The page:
Making a ScraperWiki view with R

In a recent post I showed how to use the ScraperWiki Twitter Search Tool to capture tweets for analysis. I demonstrated this using a search on the #InspiringWomen hashtag, using Tableau to generate a visualisation.

Here I’m going to show a tool made using the R statistical programming language which can be used to view any Twitter Search dataset. R is very widely used in both academia and industry to carry out statistical analysis. It is open source and has a large community of users who are actively developing new libraries with new functionality.

Although this viewer is a trivial example, it can be used as a template for any other R-based viewer. To break the suspense this is what the output of the tool looks like:


The tool updates when the underlying data is updated, the Twitter Search tool checks for new tweets on an hourly basis. The tool shows the number of tweets found and a histogram of the times at which they were tweeted. To limit the time taken to generate a view the number of tweets is limited to 40,000. The histogram uses bins of one minute, so the vertical axis shows tweets per minute.

The code can all be found in this BitBucket repository.

The viewer is based on the knitr package for R, which generates reports in specified formats (HTML, PDF etc) from a source template file which contains R commands which are executed to generate content. In this case we use Rhtml, rather than the alternative Markdown, which enables us to specify custom CSS and JavaScript to integrate with the ScraperWiki platform.

ScraperWiki tools live in their own UNIX accounts called “boxes”, the code for the tool lives in a subdirectory, ~/tool, and web content in the ~/http directory is displayed. In this project the http directory contains a short JavaScript file, code.js, which by the magic of jQuery and some messy bash shell commands, puts the URL of the SQL endpoint into a file in the box. It also runs a package installation script once after the tool is first installed, the only package not already installed is the ggplot2 package.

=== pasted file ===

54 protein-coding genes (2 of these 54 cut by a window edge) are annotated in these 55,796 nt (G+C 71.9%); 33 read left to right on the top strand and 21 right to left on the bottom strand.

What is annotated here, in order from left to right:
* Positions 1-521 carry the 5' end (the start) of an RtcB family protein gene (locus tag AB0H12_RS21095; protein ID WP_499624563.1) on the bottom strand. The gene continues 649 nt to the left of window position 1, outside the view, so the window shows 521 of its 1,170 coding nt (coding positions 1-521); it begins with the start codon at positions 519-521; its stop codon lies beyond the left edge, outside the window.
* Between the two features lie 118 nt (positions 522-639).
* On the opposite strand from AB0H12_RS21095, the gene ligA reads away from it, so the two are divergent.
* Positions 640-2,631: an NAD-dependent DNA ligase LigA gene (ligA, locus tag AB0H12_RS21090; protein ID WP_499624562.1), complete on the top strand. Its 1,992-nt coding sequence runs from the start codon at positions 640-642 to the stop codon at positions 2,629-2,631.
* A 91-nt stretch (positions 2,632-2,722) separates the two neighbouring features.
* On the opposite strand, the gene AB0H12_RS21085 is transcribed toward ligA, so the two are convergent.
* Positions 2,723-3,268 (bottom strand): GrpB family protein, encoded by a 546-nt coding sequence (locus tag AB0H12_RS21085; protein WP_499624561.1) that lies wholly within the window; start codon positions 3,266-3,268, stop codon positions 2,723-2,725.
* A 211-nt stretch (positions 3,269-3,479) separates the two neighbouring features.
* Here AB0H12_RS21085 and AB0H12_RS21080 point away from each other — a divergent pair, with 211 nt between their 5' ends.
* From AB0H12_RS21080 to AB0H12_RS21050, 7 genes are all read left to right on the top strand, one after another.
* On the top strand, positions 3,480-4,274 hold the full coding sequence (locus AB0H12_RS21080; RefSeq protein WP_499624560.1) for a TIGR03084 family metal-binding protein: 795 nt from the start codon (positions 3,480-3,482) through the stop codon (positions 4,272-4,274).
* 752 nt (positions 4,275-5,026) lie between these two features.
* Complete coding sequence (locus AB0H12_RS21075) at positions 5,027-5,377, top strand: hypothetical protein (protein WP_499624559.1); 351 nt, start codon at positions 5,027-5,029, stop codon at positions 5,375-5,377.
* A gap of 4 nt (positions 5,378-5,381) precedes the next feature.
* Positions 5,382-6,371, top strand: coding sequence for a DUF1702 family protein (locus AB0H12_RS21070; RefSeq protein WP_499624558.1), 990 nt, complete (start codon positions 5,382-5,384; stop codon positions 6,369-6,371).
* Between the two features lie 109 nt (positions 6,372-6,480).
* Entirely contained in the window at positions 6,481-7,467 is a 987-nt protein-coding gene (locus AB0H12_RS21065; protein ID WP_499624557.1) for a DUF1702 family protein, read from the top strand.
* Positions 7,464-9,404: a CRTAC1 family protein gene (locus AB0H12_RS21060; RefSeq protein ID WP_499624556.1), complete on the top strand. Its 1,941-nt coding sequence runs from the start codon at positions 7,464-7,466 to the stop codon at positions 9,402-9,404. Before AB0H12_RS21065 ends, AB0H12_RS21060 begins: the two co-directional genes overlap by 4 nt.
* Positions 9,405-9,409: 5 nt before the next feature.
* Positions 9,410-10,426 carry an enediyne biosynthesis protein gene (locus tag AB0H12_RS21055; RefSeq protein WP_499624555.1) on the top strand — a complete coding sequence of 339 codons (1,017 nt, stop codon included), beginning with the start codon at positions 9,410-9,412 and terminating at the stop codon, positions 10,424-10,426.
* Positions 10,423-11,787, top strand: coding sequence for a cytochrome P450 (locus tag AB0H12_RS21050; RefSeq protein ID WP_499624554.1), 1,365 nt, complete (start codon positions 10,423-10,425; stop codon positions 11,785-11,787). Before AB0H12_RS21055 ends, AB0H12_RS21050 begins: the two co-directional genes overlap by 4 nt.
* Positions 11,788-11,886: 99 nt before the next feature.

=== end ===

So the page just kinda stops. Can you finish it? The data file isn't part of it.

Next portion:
The ScraperWiki platform has an update hook, simply an executable file called update in the ~/tool/hooks/ directory which is executed when the underlying dataset changes.

This brings us to the meat of the viewer: the knitrview.R file calls the knitr package to take the view.Rhtml file and convert it into an index.html file in the http directory. The view.Rhtml file contains calls to some functions in R which are used to create the dynamic content.

Code for interacting with the ScraperWiki platform is in the scraperwiki_utils.R file, this contains:

  • a function to read the SQL endpoint URL which is dumped into the box by some JavaScript used in the Rhtml template.
  • a function to read the JSON output from the SQL endpoint – this is a little convoluted since R cannot natively use https, and solutions to read https are different on Windows and Linux platforms.
  • a function to convert imported JSON dataframes to a clean dataframe. The data structure returned by the rjson package is comprised of lists of lists and requires reprocessing to the preferred vector based dataframe format.

Functions for generating the view elements are in view-source.R, this means that the R code embedded in the Rhtml template are simple function calls. The main plot is generated using the ggplot2 library. 

So there you go – not the world’s most exciting tool but it shows the way to make live reports on the ScraperWiki platform using R. Extensions to this would be to allow some user interaction, for example by allowing them to adjust the axis limits. This could be done either using JavaScript and vanilla R or using Shiny.

What would you do with R in ScraperWiki? Let me know in the comments below or by email:

About Ian Hopkinson

I've worked as a scientist for the last 20 years, at various universities, a large health and personal care company and now @ScraperWiki, a software startup. I am @SmallCasserole on Twitter.
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